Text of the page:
An anonymous poster posits in my last thread:
It's about conscience -- Sister Louise's, not the Archbishop's.
Sister Louise wasn't silenced because she was teaching about women's ordination, she was silenced because she believes in women's ordination.
For the rest of us in ministry, it's a good thing that the Archbishop isn't psychic as well as oppressive.
I have a few thoughts:
First, if there is a disagreement on a dogmatic position in the Church, and yes, an all male, heirarchical priesthood, is a dogmatic position of the Church, it is going to play out in other ways as well. In this specific example, it would effect one's thoughts and positions on the Eucharist, as the ministerial priesthood is intimately connected with the Eucharist, celebration and species. If you pull out the belief in the priesthood, the concept of sacrifice will quickly be ushered out as well. So, even if she was not teaching on this subject per se, it would affect her views in other areas, which would make them suspect as well.
This is going to be a reduction to the absurd, but it will (hopefully) prove the point. Say a basketball coach doesn't 'believe' in the 3 point line, but holds the rest of the rules. It is going to change how she/he coaches, approaches the game, draws up plays, etc. With the reult that, likely, he's going to lose, for the other team can score 1.5 times more points every time down the court. Granted, not infallible doctrine here, but it plays out across other aspects of the faith.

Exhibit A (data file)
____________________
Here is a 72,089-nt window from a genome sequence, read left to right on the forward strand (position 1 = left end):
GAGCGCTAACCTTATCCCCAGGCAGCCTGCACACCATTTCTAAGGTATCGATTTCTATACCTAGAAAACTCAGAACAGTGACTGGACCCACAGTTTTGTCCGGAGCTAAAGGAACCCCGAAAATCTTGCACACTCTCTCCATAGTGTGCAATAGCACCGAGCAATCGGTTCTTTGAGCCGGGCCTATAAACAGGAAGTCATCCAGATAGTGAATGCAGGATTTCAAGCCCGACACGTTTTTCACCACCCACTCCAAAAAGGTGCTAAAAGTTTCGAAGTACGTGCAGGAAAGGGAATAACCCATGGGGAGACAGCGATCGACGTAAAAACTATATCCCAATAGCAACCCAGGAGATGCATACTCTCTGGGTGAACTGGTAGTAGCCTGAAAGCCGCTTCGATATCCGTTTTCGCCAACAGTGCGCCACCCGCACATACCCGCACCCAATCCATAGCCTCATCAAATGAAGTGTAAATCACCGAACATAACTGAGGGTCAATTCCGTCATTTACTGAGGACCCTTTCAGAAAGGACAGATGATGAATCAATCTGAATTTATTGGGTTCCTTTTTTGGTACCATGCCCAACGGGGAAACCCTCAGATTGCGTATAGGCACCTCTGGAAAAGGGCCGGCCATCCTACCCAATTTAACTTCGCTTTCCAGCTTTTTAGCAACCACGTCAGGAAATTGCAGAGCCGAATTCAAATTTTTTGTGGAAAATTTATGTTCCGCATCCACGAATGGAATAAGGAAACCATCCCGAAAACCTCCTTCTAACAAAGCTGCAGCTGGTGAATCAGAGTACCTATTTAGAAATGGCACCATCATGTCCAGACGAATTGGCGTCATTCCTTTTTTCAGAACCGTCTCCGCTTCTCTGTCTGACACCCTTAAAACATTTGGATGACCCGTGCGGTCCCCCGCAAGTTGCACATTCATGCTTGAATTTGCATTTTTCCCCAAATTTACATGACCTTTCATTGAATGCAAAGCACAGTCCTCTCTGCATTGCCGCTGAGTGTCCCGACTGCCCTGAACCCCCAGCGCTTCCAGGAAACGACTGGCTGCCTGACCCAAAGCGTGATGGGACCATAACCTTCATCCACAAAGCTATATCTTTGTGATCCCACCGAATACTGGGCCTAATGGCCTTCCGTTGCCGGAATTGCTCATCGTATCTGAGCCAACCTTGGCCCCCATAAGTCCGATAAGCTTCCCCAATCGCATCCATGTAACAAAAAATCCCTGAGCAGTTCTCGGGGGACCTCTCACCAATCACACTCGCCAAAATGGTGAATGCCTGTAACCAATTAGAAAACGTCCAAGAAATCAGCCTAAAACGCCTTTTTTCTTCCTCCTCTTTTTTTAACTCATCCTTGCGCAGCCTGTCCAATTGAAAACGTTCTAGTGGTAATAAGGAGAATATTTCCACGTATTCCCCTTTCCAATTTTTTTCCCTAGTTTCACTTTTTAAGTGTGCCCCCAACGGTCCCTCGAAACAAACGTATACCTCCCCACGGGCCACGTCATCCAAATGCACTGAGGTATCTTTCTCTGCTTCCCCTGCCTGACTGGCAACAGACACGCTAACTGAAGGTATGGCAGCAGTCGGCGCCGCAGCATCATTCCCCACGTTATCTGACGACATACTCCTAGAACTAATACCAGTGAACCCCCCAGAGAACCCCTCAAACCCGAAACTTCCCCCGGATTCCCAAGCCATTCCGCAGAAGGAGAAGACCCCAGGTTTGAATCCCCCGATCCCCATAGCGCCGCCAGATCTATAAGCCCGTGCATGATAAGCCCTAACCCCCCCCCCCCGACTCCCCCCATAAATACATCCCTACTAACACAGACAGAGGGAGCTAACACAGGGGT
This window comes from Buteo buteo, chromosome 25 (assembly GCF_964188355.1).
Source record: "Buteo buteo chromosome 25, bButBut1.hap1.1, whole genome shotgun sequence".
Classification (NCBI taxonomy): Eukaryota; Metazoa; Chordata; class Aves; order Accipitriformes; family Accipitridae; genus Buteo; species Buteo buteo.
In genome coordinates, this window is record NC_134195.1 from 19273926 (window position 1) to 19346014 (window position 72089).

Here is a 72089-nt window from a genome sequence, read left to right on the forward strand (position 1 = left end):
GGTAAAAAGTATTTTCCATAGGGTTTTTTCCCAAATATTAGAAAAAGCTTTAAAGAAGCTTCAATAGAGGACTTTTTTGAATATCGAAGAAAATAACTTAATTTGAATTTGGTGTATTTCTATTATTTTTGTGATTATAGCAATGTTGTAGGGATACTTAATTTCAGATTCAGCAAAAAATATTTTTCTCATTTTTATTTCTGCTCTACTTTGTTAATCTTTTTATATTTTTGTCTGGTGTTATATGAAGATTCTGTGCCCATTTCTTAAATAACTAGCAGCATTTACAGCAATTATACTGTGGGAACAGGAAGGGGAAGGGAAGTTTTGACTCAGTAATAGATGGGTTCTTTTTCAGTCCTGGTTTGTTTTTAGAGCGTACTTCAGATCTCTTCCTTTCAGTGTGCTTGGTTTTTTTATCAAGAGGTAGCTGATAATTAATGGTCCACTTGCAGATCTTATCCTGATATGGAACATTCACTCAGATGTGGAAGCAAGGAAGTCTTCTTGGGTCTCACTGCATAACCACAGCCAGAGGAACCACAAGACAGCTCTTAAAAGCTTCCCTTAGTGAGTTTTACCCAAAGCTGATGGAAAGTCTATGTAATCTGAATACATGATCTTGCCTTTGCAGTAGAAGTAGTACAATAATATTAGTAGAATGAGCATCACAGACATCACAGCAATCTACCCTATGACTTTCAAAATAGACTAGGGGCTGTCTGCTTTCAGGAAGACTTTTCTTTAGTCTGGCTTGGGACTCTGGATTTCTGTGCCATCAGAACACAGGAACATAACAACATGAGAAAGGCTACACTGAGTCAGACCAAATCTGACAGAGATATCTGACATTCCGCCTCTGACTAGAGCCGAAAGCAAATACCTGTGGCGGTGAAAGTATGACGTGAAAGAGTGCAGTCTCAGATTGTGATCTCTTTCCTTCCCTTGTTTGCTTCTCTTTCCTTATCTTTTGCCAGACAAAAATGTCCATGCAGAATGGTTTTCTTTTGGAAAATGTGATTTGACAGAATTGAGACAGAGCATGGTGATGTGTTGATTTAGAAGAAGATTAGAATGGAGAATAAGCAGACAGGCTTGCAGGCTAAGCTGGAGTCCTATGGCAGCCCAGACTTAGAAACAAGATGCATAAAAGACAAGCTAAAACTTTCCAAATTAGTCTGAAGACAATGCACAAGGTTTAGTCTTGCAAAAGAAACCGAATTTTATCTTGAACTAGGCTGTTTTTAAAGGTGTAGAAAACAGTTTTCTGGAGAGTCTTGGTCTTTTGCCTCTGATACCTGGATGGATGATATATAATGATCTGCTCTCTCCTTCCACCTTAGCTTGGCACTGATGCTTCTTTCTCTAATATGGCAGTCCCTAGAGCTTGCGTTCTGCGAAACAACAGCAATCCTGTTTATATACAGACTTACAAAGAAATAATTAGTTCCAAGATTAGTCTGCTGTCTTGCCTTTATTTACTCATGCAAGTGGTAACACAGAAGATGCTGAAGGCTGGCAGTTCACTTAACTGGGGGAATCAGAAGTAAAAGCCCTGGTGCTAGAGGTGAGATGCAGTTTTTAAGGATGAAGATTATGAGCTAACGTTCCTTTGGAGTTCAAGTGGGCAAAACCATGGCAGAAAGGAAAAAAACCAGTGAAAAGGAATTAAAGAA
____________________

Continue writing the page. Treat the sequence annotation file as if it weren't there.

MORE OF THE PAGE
At the deeper level, as pointed out by Carl Olson and me, is the question of authority. Anyone who teaches in the name of the Church teaches with the authority of the local bishop, not on their own authority. (Bishop D'Arcy of Fort Wayne, South Bend has recently made this same point in regards to the Notre Dame Scandal.)
The Archbishop has to stand before God and account for his care of souls in his diocese. (Have you prayed for him yet today????) I think this is a much bigger weight the one (malformed) conscience.
Finally, I would argue that those who are glad that 'the Archbishop isn't psychic' may want to question their role in teaching what he (and the Church) teach.